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HB + Insta = ♥

We have bad news and good news for fans of @hbpodcast, the Horn Book Podcast Instagram account helmed by podcast host and Horn Book Guide assistant editor Siân Gaetano: With Siân leaving the Horn Book — sob! — in a few weeks, she is shifting that account into a personal one, renamed @kidlitchick (just like […]

What’s so funny about the 2017 Special Issue?

It turns out: a lot! In our May/June special issue on the subject of humor, Lisa Yee, Françoise Mouly, Eugene Yelchin, Philip Nel, Gail Carriger, Julia Marshall, and many more contributors cover what’s funny and what’s not (is poop funny? it depends — ha!), how to be funny, and how humor works as a narrative […]

#NESCBWI17 recap

The New England Society of Children’s Book Writers and Illustrators (NESCBWI) Annual Conference is a place to get re-inspired, a place to gain new insights and apply familiar ones to new projects, to encourage friends’ work. And this year, as the conference theme put it, it was a place to “Expand & Diversify Your Portfolio.” […]

How Many Saturdays? app review

What if we measured our lives in units other than hours, days, months, and years? Would life “feel shorter? Longer? More absurd? More precious?” The Exploratorium‘s app How Many Saturdays? (2015; iOS only) considers this idea by comparing the number of Saturdays in one’s lifespan to other, less common measurements of time. After a brief […]

Poem in Your Pocket Day 2017

Today is Poem in Your Pocket Day — part of the National Poetry Month celebration. Here are two favorite poems, tucked into the pockets of Horn Bookers Shoshana and Katie: Editor in chief Roger Sutton says he “doesn’t do Days” — but that may be because he posts a bit of verse and an accompanying […]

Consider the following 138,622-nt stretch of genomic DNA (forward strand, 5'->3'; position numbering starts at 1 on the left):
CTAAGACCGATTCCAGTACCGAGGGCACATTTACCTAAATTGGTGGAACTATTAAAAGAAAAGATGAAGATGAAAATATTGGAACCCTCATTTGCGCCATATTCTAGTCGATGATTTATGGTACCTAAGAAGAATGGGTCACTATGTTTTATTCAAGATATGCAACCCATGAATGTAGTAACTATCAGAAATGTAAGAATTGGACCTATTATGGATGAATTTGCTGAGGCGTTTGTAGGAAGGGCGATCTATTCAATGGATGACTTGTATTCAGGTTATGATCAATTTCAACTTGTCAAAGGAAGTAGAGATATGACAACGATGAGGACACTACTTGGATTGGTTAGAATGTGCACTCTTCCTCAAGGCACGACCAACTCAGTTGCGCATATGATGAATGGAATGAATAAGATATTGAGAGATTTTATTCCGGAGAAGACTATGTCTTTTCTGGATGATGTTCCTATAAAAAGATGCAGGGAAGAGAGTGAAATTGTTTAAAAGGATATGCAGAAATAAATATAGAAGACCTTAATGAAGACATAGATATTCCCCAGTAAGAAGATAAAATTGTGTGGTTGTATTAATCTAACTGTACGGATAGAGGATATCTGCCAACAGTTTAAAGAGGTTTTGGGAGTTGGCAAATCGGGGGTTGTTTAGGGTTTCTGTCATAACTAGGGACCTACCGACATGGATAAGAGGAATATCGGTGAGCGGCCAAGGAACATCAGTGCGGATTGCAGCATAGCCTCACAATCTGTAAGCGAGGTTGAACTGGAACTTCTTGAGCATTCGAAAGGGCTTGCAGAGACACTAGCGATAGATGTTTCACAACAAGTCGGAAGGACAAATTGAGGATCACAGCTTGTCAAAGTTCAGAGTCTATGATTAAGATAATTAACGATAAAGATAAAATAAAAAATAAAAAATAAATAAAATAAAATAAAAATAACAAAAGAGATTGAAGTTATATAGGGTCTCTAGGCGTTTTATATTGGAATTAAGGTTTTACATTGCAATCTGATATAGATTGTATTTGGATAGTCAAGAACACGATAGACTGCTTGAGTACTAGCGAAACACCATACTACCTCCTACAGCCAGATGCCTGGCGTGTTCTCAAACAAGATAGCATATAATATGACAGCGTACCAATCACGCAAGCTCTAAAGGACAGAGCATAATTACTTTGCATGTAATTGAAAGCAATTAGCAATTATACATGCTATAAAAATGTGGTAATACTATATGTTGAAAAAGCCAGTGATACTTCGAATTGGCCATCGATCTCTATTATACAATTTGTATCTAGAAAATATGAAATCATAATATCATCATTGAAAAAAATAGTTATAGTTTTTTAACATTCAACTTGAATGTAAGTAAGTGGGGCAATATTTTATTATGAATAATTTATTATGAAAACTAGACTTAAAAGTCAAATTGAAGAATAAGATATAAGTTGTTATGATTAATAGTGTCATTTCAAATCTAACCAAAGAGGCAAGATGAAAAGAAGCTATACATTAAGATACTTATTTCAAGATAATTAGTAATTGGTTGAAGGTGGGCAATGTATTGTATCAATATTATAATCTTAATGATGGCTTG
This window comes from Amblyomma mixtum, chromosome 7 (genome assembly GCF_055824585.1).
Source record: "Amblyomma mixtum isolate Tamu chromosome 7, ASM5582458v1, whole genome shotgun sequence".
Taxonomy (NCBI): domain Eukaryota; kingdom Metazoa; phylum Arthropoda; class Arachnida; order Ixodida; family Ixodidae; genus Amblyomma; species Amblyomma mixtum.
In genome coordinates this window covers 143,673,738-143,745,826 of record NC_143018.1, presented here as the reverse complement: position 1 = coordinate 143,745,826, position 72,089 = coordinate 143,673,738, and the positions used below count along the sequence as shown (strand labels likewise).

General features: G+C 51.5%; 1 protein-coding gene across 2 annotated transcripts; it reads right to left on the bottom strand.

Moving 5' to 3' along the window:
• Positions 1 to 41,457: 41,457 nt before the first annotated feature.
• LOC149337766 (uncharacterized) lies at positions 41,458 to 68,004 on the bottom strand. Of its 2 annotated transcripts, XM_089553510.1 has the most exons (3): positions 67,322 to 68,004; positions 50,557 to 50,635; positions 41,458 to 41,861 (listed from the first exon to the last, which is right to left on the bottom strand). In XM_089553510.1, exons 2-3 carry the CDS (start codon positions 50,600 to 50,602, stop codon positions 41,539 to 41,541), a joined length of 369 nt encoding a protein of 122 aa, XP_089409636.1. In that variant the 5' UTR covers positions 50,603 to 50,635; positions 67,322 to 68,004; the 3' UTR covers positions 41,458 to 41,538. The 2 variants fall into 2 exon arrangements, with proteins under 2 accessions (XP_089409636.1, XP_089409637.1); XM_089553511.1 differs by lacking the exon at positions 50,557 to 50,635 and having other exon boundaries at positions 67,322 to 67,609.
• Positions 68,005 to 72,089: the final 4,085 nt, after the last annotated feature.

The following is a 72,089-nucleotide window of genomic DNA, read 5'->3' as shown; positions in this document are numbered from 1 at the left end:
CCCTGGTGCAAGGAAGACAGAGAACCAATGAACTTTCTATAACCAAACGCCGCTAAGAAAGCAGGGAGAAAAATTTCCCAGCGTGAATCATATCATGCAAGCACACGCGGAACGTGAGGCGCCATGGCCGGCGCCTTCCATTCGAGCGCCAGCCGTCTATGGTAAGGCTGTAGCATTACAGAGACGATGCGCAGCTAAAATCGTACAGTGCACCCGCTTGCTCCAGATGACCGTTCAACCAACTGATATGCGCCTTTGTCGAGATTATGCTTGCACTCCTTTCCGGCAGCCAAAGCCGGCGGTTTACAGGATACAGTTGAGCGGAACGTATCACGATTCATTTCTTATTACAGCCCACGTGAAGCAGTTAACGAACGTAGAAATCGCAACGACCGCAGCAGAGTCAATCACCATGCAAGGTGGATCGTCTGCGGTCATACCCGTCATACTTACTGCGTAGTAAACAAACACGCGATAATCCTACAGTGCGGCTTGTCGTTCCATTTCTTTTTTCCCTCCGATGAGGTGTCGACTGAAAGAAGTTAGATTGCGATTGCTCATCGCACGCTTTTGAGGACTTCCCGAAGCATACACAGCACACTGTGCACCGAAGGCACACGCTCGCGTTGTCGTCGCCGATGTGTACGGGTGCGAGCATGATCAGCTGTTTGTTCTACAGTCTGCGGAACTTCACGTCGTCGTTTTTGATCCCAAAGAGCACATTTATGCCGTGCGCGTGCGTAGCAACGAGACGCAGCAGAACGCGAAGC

Recommended baseball books

Play ball! The books below include both fiction and nonfiction titles for a range of ages. All were recommended by The Horn Book Magazine and Guide at the time of their publication; reviews are reprinted from The Horn Book Guide Online. Grade levels are only suggestions; the individual child is the real criterion. For more […]

Here Comes Science…Marchers

On Saturday morning (a.k.a. Earth Day 2017), my friend, fellow science-enthusiast, and Scientists in the Field author Amy Cherrix and I braved the damp, drizzly weather to head down to the Parkman Bandstand, where the Kids’ March for Science Boston was taking place next to the adult march on the Boston Common. We only stayed […]

Earth Day 2017

Earth Day and the March for Science are tomorrow! The campaign focus for Earth Day 2017 is “Environmental and Climate Literacy.” In keeping with that theme, the books below celebrate our precious planet, educate about the crises it faces, and offer age-appropriate models for environmental activism. The list includes both fiction and nonfiction titles for […]

Reflex app review

In addition to hearing the Duran Duran song in my head, I know Reflex (ExploreLearning, iPad app released 2014; iOS and desktop) as a program that my child’s teacher uses to supplement the class’s math curriculum…and with which my kid is obsessed. While it’s geared toward classroom use (and homeschooling), we play it happily on […]

Diversifying Barbie & Mortal Kombat: 20 Years Later Celebration at MIT

On April 6, the Women’s & Gender Studies and Comparative Media Studies departments at MIT sponsored the daylong conference “Diversifying Barbie & Mortal Kombat: 20 Years Later Celebration” — spearheaded by the amazing and indefatigable Dr. Kishonna L. Gray and with “opening reflections” by Dr. T.L. Taylor — to explore race, gender, sexuality, representation, and […]